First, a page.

Jilly: Five Great Writing Craft Resources

What are your go-to references for improving your chosen skill–creative, mechanical, sporting, whatever’s important to you?

I decided a while ago that I wouldn’t spend any more money on writing craft—no books, workshops, courses or conferences—unless I come across something exceptional. It’s not that my writing is so good I don’t need it, but that I already have a great collection of resources at my fingertips and I’ve only scratched the surface of most of them.

Even if I write for another 20 years (and I intend to), I bet I could find the answers to 99.9% of my craft problems on my current bookshelf or the internet. My challenge is to digest all that great advice, evaluate it, select the bits that I need most in order to power up my strengths, bolster my weaknesses, and widen my skill-set, and apply those lessons until they become second nature.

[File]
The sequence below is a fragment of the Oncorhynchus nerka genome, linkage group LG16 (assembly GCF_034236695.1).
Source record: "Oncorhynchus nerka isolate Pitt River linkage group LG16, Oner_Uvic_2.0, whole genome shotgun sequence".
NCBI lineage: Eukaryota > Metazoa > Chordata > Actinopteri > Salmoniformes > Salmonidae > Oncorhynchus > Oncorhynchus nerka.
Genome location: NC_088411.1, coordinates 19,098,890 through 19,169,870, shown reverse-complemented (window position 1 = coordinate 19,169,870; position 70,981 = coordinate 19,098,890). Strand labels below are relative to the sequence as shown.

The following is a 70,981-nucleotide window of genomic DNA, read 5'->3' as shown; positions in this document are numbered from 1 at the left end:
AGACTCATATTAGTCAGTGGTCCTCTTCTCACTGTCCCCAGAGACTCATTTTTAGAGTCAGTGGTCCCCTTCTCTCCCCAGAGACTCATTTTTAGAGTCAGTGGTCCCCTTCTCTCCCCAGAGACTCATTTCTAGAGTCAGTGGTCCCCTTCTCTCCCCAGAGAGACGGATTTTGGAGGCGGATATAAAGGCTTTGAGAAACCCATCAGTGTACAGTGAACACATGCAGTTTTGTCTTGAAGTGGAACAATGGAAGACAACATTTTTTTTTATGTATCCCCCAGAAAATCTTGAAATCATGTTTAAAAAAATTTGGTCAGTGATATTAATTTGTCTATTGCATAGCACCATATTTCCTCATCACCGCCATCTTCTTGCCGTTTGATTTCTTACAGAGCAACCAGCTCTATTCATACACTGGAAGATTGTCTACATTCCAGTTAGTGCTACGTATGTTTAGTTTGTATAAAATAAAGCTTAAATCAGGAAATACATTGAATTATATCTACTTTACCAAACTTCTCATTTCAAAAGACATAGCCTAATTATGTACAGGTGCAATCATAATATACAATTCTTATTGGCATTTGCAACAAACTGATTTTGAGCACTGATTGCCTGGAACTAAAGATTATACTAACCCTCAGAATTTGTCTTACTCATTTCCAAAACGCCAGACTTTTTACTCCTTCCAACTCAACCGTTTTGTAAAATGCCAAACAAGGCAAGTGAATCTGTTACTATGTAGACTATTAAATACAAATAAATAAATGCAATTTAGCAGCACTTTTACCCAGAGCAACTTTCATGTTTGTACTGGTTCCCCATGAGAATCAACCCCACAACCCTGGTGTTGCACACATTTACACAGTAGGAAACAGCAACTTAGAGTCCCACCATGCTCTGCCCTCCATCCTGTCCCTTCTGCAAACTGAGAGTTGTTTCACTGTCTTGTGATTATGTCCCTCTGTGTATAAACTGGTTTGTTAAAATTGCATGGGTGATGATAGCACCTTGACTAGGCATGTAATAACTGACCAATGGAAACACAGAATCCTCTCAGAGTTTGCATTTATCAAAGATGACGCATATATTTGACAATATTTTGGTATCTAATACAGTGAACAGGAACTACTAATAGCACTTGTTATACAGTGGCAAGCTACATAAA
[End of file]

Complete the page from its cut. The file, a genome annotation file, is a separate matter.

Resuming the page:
I mentioned a couple of weeks ago in this post that I was surprised to discover how much I’ve absorbed about the process of self-publishing. I’ve also learned that some craft resources hit the spot for me, while other famous names slide through my brain and out again, leaving no trace. I had fun choosing my favorite indie publishing resources, so I decided to play the same game with the writing craft references. I found it surprisingly easy to pick the ones I believe will support my writing journey all the way to the pearly gates.

Your mileage may vary (I’d love to know!), but here are my choices:

1 Story (Robert McKee)

McKee is a screenwriting guru, but his lessons are applicable to storytelling in any form. We used his book Story: Substance, Structure, Style and the Principles of Screenwriting in class at McDaniel and I loved it. It’s one of the few books I own in paper and digital formats. McKee builds from the fundamentals, and his teaching is clear and actionable. Simple example: I’ve always written my scenes as mini-stories, but thanks to McKee I ask myself at the end of each scene, what changed? If there isn’t a meaningful change in story value as a result of the scene, I go back and find one or delete the scene.